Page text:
In California, the term "charged" with a crime refers to the government formally filing papers with the court accusing a person with breaking the law.
People often use the phrase "press charges" when referring to a victim asking the government to charge another person. However, victims don't control whether or not someone gets charged. The prosecutor may factor in what the victim wants but doesn't have to. Nobody in California can charge someone with a crime other than the government. Usually, this means the district attorney.
The arraignment is the defendant’s first appearance in court. At arraignment:
• The judge tells the defendant what the charges are.
• The defendant is advised or his or her Constitutional rights, including the right to be represented by an attorney, the right against self-incrimination, and the right to a speedy trial.
• The judge tells the defendant that he will have the public defender represent the defendant if the defendant does not have the money to hire a lawyer.
• The defendant enters an initial plea to the charges, i.e. not guilty, no contest, or guilty.
• The judge sets the bail or sets a formal bail hearing.
The prosecution will share the information that they are going to use to prove the charges against the defendant. This is called “discovery.” This may include the police reports, witness statements, and other evidence the police and prosecutors have gathered.
The prosecutors and the defense may also discuss how the case can be resolved without a trial. In a felony case, if the two sides cannot agree on a resolution, a preliminary hearing will be scheduled.
A preliminary hearing is a proceeding held before trial in felony cases. The purpose is for the court to determine if there is enough evidence to hold the defendant to go to trial. Essentially, the prosecutor has to show evidence that would lead give a reasonable person a strong suspicion that the defendant is guilty of the charged crimes. The standard is much lower at a preliminary hearing than at trial.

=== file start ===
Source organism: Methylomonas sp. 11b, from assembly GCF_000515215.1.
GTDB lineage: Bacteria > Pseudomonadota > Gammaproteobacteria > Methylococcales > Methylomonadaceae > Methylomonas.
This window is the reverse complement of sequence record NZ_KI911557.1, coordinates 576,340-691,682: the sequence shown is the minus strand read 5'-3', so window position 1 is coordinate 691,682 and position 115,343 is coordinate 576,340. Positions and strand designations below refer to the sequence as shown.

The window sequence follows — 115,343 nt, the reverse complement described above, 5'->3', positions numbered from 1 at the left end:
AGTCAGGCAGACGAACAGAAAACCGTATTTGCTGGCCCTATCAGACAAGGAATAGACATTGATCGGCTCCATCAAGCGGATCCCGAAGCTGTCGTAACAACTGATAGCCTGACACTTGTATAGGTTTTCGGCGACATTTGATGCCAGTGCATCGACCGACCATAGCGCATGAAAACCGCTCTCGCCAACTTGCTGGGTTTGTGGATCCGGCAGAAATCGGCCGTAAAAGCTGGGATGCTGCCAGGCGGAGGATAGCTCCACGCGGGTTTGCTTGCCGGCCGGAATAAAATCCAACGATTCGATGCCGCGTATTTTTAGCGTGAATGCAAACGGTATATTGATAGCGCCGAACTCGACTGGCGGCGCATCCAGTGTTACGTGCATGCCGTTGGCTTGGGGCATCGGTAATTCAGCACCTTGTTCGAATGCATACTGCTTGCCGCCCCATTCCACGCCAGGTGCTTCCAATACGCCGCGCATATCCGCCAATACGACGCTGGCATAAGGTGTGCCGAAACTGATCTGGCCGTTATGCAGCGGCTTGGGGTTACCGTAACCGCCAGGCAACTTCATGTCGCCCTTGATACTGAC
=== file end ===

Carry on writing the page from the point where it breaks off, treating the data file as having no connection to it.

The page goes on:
The standard of “beyond a reasonable doubt” does not apply at a preliminary hearing. Although the burden is not high, the preliminary hearing is a critical stage of the proceedings.
Everyone accused of a crime is presumed to be innocent until a jury convicts them. In misdemeanor and felony cases, defendants have a right to have a jury of their peers decide the case. The prosecutor has to convince a jury that the defendant is guilty of the charged crime beyond a reasonable doubt.
The jury gets to determine whether the defendant is guilty or not. The proceeding where the prosecutor presents evidence and the jury decides whether the defendant is guilty is called trial.
Contact an Experienced Criminal Defense Attorney
If you or a loved one has been arrested or accused of a crime, contact us for a free case evaluation.
Give us a call (916) 444-6595, or fill out the contact form below. Our Sacramento criminal defense lawyers are here to fight for you and your family every step of the way.